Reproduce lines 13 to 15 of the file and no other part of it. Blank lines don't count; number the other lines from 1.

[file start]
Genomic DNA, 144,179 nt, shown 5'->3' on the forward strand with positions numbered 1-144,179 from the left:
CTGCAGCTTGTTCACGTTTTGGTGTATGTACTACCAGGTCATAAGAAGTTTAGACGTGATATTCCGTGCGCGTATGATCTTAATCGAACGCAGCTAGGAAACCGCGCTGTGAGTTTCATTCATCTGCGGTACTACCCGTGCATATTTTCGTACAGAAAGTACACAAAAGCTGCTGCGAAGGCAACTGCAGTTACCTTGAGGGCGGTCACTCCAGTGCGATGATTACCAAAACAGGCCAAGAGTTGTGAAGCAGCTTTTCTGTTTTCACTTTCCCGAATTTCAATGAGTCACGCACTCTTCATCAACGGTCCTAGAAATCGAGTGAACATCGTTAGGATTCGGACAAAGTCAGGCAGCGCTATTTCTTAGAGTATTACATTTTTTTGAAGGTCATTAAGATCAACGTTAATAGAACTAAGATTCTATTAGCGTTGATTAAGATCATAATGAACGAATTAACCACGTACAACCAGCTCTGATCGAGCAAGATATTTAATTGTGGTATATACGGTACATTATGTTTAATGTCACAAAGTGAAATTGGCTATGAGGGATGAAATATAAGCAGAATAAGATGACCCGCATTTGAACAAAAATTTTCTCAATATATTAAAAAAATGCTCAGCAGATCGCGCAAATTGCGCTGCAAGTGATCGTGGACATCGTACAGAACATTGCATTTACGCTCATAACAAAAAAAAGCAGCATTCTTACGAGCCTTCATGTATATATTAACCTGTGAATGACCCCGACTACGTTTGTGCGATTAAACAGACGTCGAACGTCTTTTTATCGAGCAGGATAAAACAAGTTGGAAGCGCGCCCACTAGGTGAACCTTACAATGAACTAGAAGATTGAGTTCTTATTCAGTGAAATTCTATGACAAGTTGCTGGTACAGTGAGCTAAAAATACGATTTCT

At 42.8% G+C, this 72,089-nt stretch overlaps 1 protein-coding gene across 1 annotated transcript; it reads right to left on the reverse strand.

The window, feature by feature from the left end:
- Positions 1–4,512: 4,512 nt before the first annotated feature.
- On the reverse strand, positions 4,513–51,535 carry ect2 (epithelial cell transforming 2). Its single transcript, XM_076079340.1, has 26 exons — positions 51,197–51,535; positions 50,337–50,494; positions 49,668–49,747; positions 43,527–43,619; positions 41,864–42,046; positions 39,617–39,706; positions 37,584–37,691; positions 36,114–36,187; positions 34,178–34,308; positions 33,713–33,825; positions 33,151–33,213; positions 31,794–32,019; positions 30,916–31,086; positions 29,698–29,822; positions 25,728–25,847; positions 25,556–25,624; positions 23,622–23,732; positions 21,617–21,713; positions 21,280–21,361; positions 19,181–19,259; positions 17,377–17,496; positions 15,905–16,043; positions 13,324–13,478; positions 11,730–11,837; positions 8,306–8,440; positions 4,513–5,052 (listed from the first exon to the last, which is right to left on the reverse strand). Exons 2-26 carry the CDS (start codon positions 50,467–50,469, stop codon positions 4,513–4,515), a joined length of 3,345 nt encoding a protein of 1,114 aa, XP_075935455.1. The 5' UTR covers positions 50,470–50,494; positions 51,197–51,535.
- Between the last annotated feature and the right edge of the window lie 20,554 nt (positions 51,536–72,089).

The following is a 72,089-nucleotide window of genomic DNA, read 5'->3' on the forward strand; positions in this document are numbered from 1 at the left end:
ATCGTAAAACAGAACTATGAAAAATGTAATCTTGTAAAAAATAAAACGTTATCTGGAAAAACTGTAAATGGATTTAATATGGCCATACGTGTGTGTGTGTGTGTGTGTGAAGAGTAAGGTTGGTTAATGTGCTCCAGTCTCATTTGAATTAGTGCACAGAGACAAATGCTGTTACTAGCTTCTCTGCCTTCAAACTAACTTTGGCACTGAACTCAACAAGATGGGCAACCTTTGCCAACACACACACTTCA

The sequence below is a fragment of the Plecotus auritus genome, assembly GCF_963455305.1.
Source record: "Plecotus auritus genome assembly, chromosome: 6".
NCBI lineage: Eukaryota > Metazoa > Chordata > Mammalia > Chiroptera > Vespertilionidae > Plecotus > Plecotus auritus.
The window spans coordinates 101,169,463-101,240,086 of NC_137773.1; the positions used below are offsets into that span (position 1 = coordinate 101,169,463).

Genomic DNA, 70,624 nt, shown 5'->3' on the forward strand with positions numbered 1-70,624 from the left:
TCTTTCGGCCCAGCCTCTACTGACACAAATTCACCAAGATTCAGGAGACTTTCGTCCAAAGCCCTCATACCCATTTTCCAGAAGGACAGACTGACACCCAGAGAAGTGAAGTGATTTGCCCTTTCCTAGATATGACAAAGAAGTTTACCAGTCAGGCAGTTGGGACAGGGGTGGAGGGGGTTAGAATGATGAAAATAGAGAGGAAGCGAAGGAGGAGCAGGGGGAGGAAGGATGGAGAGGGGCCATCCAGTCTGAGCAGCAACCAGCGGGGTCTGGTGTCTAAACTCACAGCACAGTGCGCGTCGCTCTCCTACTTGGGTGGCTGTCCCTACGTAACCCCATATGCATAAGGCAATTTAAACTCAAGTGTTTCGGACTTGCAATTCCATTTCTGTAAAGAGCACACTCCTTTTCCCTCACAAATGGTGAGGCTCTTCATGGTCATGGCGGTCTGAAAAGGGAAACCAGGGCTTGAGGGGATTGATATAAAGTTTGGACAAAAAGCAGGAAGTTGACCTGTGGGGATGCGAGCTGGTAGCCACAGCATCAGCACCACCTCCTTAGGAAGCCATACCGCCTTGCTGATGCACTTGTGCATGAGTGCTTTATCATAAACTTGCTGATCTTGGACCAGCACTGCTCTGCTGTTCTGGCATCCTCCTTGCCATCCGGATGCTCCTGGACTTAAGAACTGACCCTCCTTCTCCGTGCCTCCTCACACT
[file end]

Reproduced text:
The window spans coordinates 101,169,463-101,240,086 of NC_137773.1; the positions used below are offsets into that span (position 1 = coordinate 101,169,463).

Genomic DNA, 70,624 nt, shown 5'->3' on the forward strand with positions numbered 1-70,624 from the left:
TCTTTCGGCCCAGCCTCTACTGACACAAATTCACCAAGATTCAGGAGACTTTCGTCCAAAGCCCTCATACCCATTTTCCAGAAGGACAGACTGACACCCAGAGAAGTGAAGTGATTTGCCCTTTCCTAGATATGACAAAGAAGTTTACCAGTCAGGCAGTTGGGACAGGGGTGGAGGGGGTTAGAATGATGAAAATAGAGAGGAAGCGAAGGAGGAGCAGGGGGAGGAAGGATGGAGAGGGGCCATCCAGTCTGAGCAGCAACCAGCGGGGTCTGGTGTCTAAACTCACAGCACAGTGCGCGTCGCTCTCCTACTTGGGTGGCTGTCCCTACGTAACCCCATATGCATAAGGCAATTTAAACTCAAGTGTTTCGGACTTGCAATTCCATTTCTGTAAAGAGCACACTCCTTTTCCCTCACAAATGGTGAGGCTCTTCATGGTCATGGCGGTCTGAAAAGGGAAACCAGGGCTTGAGGGGATTGATATAAAGTTTGGACAAAAAGCAGGAAGTTGACCTGTGGGGATGCGAGCTGGTAGCCACAGCATCAGCACCACCTCCTTAGGAAGCCATACCGCCTTGCTGATGCACTTGTGCATGAGTGCTTTATCATAAACTTGCTGATCTTGGACCAGCACTGCTCTGCTGTTCTGGCATCCTCCTTGCCATCCGGATGCTCCTGGACTTAAGAACTGACCCTCCTTCTCCGTGCCTCCTCACACT